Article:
Aug 29, 2019
| By: Jim Harrison
Guest Blogger, Lincoln Technology Communications
I was asked recently, what kind of applications need a voltage supervisor? A silly question. All apps need a supervisor. Certainly, any design with a processor—which is almost every design. That processor can start acting very strangely when its power supply falls below spec. All engineers abhor the thought of the catastrophic design failure this can cause, and in some cases, it can be a serious safety issue.
Even if the design does not have an MCU, the EE does not want their circuit to fall into a state of silliness if their power supply sags but does not go away. Come to think of it, we humans should have a voltage supervisor.
There are a number of different features worth looking into for these devices. Mouser lists 15,789 “supervisory circuits” and Avnet offers 16,904 in its catalog. But do not fear, these numbers are greatly exaggerated by the many, many versions of the same basic device. There are a few important variations to consider.
So, What Specs Do We Look For?
The first specification to consider might be the number of channels. For many portable or IoT designs a single channel is all that’s needed for a single supply. On the other side of things, there are single chips with 12 channels. There are even ones that monitor 32 power rails—for what application, I really can’t imagine. Some of these multi-channel ICs have a single reset output and some have an output for each channel.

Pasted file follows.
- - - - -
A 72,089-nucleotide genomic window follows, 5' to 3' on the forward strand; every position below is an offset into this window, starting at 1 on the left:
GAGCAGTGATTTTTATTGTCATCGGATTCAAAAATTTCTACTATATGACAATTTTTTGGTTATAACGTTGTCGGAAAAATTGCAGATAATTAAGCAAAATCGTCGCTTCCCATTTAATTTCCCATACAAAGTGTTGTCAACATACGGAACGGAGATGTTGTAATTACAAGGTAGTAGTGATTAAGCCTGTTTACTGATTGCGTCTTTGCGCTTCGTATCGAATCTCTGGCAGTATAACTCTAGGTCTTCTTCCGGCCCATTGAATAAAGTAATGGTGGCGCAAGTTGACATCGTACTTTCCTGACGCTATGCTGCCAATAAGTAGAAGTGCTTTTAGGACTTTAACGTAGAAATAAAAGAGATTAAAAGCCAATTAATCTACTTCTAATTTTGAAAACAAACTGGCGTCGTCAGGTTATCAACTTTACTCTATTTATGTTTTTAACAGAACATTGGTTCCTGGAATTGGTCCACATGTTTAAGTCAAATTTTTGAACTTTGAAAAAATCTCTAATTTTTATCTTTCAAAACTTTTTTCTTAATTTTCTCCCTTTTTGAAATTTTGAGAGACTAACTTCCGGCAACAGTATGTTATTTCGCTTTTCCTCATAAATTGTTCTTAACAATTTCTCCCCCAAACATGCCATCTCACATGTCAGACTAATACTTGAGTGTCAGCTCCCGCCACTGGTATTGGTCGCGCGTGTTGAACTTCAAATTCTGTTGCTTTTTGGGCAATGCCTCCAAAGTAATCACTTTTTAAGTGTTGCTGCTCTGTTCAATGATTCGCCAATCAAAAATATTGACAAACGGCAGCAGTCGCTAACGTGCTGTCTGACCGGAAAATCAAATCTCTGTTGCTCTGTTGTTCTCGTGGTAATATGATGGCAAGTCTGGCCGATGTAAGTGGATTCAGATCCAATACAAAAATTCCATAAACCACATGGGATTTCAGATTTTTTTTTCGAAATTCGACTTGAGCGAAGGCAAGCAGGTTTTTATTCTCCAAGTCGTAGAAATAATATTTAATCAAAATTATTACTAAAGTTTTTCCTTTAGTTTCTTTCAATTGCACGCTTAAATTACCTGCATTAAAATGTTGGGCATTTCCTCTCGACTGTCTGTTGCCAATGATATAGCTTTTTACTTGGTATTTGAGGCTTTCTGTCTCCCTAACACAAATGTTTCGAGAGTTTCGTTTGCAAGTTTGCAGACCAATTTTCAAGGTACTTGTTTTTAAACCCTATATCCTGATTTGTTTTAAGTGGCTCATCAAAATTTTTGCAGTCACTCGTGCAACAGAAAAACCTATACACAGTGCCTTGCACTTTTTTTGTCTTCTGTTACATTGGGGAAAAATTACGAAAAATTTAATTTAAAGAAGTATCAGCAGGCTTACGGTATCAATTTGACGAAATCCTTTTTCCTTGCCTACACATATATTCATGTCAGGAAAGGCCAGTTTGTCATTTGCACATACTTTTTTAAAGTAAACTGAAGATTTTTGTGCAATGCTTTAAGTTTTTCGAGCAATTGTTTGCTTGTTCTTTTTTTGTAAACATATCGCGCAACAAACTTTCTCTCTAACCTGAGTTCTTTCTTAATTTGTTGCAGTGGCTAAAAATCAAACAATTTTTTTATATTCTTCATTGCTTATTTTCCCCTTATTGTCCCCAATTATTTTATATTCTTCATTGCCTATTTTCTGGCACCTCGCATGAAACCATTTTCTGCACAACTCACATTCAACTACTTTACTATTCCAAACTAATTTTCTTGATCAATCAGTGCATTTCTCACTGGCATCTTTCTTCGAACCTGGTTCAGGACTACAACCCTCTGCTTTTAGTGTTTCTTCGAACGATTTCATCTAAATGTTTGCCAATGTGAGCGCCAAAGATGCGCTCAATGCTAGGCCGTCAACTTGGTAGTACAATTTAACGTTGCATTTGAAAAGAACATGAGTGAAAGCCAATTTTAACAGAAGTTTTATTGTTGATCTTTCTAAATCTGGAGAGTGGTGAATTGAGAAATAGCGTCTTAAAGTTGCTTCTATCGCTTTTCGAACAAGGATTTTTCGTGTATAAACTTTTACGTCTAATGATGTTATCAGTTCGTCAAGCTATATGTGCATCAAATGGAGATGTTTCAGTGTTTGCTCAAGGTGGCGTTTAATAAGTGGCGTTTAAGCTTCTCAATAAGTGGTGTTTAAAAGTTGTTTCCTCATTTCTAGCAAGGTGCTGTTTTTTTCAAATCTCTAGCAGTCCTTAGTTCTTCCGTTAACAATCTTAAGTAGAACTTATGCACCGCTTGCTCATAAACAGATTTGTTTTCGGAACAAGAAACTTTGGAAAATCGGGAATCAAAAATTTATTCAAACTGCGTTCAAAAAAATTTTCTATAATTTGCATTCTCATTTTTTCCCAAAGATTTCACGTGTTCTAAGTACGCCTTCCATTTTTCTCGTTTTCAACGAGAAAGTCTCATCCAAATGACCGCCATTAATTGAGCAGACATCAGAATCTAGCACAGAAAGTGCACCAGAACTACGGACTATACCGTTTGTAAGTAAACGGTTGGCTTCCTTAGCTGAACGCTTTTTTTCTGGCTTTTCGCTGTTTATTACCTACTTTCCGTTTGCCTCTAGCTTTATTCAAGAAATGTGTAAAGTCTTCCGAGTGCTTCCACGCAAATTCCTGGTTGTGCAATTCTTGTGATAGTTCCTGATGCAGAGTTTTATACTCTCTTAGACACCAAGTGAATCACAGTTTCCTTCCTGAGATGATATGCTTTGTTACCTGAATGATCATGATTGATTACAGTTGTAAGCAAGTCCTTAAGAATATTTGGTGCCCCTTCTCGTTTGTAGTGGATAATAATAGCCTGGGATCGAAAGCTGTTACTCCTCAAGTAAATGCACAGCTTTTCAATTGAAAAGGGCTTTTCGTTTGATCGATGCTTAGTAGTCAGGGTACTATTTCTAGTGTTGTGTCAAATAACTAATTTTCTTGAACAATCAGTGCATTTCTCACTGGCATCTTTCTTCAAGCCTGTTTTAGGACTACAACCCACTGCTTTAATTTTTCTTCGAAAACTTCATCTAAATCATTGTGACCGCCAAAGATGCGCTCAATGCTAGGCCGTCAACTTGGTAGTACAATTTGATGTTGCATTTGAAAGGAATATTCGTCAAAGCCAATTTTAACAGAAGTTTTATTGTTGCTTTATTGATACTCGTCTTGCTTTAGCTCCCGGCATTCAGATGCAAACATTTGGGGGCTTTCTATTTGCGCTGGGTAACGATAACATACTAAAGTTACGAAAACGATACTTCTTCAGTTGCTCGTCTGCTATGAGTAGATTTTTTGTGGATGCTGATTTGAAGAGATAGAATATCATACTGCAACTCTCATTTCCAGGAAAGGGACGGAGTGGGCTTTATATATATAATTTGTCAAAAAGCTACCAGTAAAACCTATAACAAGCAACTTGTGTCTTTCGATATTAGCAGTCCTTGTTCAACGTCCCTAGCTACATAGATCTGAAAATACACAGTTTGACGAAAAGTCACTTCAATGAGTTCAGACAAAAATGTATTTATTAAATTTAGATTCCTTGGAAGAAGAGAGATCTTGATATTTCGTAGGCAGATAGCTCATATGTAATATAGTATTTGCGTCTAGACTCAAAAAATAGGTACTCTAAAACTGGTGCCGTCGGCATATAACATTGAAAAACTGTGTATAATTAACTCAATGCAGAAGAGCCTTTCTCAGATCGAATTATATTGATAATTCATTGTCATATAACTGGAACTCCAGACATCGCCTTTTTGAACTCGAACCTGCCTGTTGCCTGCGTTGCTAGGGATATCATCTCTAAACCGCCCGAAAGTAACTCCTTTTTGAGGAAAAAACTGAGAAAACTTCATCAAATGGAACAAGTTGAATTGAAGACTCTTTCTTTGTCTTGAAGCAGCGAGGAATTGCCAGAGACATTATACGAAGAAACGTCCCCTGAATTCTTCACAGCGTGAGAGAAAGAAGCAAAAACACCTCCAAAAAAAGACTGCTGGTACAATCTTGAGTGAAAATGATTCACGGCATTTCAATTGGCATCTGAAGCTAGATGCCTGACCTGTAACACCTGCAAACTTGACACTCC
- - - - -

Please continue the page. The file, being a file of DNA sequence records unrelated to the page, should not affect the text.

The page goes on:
If the design has two power rails, it could be best to use two single-channel devices. They are inexpensive, extremely small, and can greatly simplify PCB layout, which will also minimize noise pickup of long traces. On the other hand, if the power circuits are adjacent to one another in the layout, a dual, triple, or quad supervisor would be the most effective.
The most obvious specification is the reset voltage, or threshold. This is determined by the nominal supply voltage minus the supply tolerance—usually 5% or 10%—plus the supervisor tolerance and a small guard band. So, a 3.3V supply dipping to its 5% tolerance would be at 3.135V. If the accuracy of the supervisor is ±1%, we’ll add that in and then put in a 1% guard band. Then the reset will be 3.07V nominal. It’s important to test to be certain every device in the design works properly at this low voltage.
Figure 1. The MAX16140 4-bump WLP Package.
Supervisors are available with threshold voltages as low as 0.4V. At these low voltages one must be especially careful to avoid coupled noise problems. Noise can be coupled into PCB traces from adjacent transformers or RF circuits—or from external sources. The video below, on “High-Frequency Noise Rejection in Voltage Supervisory IC,” shows how a supervisory IC can facilitate safe and reliable system operation.
Many supervisors are factory set and offer lots of trip threshold voltages via a part number suffix. The single channel MAX16140, for example, offers 32 choices from 1.70V to 3.25V. Some supervisors are adjustable or trimmable. The set-point accuracy is a key specification. The MAX16140 has ±1% accuracy at room temperature and ±1.5% over -40° to 125°C. Some devices are as poor as 3.5%.